It’s just the beginning. Microsoft is beta testing its Project xCloud gaming service, and then there’s Amazon. It already offers streaming to Prime members, and it owns the gaming TV service Twitch. Now, there are strong rumors about an Amazon game streaming service.
Some of these companies work with telcos to bundle their services’ free’ with a mobile tariff. But they can’t all succeed, can they?
Dark times ahead for Android
We’re only just getting used to Android 10, and already the Android 11 rumors are flying. Two things we know for sure. First, it will be called Android 11. The old dessert names have gone for good. Second, we know Google will implement Scoped Storage in 2020. This feature (which changes the way that apps interact with the device’s storage) was supposed to come in 2019 but was pushed back.
So what else can we expect? There should be the usual flurry of features to improve battery life, speed up navigation, sharpen up Google Now and so on. But one that everyone expects is a tweak to Dark Mode. Android fans certainly welcomed the feature in 10. Now, insiders expect Google to include ‘dark mode scheduling’ in the next version. The feature automates dark mode, so it comes on automatically after sunset.
More super apps
Wouldn’t it be nice to have one billion users? A small number of ‘super apps’ already do. Think WeChat, for example. These super apps offer their users a world of functionality. They are like mini operating systems in themselves.
Not surprisingly, the race is on to emulate them. It’s why Singapore’s ride-hailing app Grab, for example, raised a load of money to expand into other delivery and retail services. Expect more similar activity in 2020. That said, the app space will always have room for a vibrant long tail. Calldorado developers should remember this!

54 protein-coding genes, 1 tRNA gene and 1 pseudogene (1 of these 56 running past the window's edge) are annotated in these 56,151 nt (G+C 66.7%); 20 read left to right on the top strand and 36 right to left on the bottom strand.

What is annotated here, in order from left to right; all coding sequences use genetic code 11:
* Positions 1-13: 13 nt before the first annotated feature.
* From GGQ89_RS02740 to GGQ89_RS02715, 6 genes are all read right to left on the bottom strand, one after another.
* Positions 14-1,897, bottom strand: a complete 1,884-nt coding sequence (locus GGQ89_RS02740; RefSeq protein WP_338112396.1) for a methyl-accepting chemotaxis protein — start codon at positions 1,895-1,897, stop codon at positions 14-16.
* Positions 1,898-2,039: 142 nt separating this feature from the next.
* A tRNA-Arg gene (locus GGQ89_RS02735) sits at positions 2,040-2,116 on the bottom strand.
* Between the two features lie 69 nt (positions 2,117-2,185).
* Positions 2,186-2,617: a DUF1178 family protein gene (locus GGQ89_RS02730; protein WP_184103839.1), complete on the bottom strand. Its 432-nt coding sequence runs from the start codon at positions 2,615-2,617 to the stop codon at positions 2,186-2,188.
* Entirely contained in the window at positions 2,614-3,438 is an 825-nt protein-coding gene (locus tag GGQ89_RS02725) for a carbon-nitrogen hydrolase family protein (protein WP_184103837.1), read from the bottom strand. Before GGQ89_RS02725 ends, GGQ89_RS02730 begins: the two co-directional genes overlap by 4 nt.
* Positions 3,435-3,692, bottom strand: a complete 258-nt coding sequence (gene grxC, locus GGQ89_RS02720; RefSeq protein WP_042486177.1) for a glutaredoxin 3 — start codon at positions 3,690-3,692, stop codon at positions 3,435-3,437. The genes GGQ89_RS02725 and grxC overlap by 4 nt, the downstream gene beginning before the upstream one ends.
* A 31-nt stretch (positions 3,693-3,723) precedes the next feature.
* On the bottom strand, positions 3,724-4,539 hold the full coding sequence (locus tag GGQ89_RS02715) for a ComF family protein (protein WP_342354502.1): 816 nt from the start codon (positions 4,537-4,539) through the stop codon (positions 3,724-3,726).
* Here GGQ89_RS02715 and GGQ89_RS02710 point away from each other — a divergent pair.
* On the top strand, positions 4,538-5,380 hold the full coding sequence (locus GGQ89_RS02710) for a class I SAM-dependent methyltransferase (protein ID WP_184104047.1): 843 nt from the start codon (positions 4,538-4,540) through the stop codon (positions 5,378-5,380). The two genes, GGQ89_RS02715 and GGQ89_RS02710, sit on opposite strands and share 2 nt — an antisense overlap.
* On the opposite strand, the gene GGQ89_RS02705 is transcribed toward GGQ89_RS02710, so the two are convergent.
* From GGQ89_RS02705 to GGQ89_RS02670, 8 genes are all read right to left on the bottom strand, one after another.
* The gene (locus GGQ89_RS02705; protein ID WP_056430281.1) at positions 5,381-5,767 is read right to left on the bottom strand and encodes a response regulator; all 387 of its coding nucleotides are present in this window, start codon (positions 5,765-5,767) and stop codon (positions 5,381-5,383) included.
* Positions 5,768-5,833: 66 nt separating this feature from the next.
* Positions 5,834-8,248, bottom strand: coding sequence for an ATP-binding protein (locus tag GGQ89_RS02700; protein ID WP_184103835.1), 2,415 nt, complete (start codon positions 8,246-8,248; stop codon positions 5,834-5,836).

SMS: the sequel
Just a few weeks ago, we wrote about RCS. It’s the next-gen version of SMS, which will make the default messaging app on your phone do the kinds of things that Facebook Messenger et al can do. In other words: group chat, pics, videos, maybe even payments.
RCS has been on the operators’ agenda for years, the giant companies move slowly. 2020 could be the year when things shift a bit. The big four major US carriers — Verizon, AT&T, Sprint, and T-Mobile — recently agreed to all support RCS. Next year they will roll it out on Android smartphones.
If phone users respond well, expect operators in other countries to accelerate their own launches.
Forget about AR and VR
Let’s be honest. AR and VR have both flopped (at least in mainstream consumer markets). Google closed its Google Daydream VR viewer. Ask yourself: when was the last time you did anything augmented or virtual? Both technologies are too awkward to navigate. They have no clear (mass-market) use cases. So discount any rumors of smart glasses or slimmed down headsets. At least not in 2020.
The list could go on and on. We could talk about the rise of voice-activated interfaces, possible big M&A deals (who will Facebook buy next? Netflix?), the growth of the second-hand phone market, more ethical-based smartphone apps, and services… but we have to stop somewhere. On to 2020!Android, projections